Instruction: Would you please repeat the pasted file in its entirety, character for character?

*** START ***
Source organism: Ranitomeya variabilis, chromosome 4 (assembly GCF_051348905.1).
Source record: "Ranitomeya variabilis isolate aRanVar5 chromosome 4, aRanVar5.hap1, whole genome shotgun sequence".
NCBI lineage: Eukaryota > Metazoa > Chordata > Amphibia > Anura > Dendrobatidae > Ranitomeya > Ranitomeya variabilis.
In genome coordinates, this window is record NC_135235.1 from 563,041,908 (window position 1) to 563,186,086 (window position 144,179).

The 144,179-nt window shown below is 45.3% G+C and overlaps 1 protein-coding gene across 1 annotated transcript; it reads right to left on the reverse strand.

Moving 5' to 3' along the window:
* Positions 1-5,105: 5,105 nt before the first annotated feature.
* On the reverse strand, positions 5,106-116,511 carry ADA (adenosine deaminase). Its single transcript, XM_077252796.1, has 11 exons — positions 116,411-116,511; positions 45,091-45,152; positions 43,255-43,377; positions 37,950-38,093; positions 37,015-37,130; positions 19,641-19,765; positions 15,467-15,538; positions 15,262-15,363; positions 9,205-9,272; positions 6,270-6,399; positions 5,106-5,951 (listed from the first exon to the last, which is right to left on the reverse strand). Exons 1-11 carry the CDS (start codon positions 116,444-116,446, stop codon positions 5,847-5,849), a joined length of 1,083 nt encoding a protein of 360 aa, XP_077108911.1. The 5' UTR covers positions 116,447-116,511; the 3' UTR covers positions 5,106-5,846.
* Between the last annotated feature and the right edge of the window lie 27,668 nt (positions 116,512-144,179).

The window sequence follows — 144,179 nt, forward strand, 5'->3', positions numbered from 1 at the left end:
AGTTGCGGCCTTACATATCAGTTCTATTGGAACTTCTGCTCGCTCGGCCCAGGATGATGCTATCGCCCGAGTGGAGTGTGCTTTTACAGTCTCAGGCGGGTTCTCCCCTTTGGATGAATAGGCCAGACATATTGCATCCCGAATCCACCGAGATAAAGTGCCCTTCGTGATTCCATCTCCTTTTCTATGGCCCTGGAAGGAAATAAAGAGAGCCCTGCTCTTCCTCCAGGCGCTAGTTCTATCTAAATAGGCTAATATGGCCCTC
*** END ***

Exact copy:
Source organism: Ranitomeya variabilis, chromosome 4 (assembly GCF_051348905.1).
Source record: "Ranitomeya variabilis isolate aRanVar5 chromosome 4, aRanVar5.hap1, whole genome shotgun sequence".
NCBI lineage: Eukaryota > Metazoa > Chordata > Amphibia > Anura > Dendrobatidae > Ranitomeya > Ranitomeya variabilis.
In genome coordinates, this window is record NC_135235.1 from 563,041,908 (window position 1) to 563,186,086 (window position 144,179).

The 144,179-nt window shown below is 45.3% G+C and overlaps 1 protein-coding gene across 1 annotated transcript; it reads right to left on the reverse strand.

Moving 5' to 3' along the window:
* Positions 1-5,105: 5,105 nt before the first annotated feature.
* On the reverse strand, positions 5,106-116,511 carry ADA (adenosine deaminase). Its single transcript, XM_077252796.1, has 11 exons — positions 116,411-116,511; positions 45,091-45,152; positions 43,255-43,377; positions 37,950-38,093; positions 37,015-37,130; positions 19,641-19,765; positions 15,467-15,538; positions 15,262-15,363; positions 9,205-9,272; positions 6,270-6,399; positions 5,106-5,951 (listed from the first exon to the last, which is right to left on the reverse strand). Exons 1-11 carry the CDS (start codon positions 116,444-116,446, stop codon positions 5,847-5,849), a joined length of 1,083 nt encoding a protein of 360 aa, XP_077108911.1. The 5' UTR covers positions 116,447-116,511; the 3' UTR covers positions 5,106-5,846.
* Between the last annotated feature and the right edge of the window lie 27,668 nt (positions 116,512-144,179).

The window sequence follows — 144,179 nt, forward strand, 5'->3', positions numbered from 1 at the left end:
AGTTGCGGCCTTACATATCAGTTCTATTGGAACTTCTGCTCGCTCGGCCCAGGATGATGCTATCGCCCGAGTGGAGTGTGCTTTTACAGTCTCAGGCGGGTTCTCCCCTTTGGATGAATAGGCCAGACATATTGCATCCCGAATCCACCGAGATAAAGTGCCCTTCGTGATTCCATCTCCTTTTCTATGGCCCTGGAAGGAAATAAAGAGAGCCCTGCTCTTCCTCCAGGCGCTAGTTCTATCTAAATAGGCTAATATGGCCCTC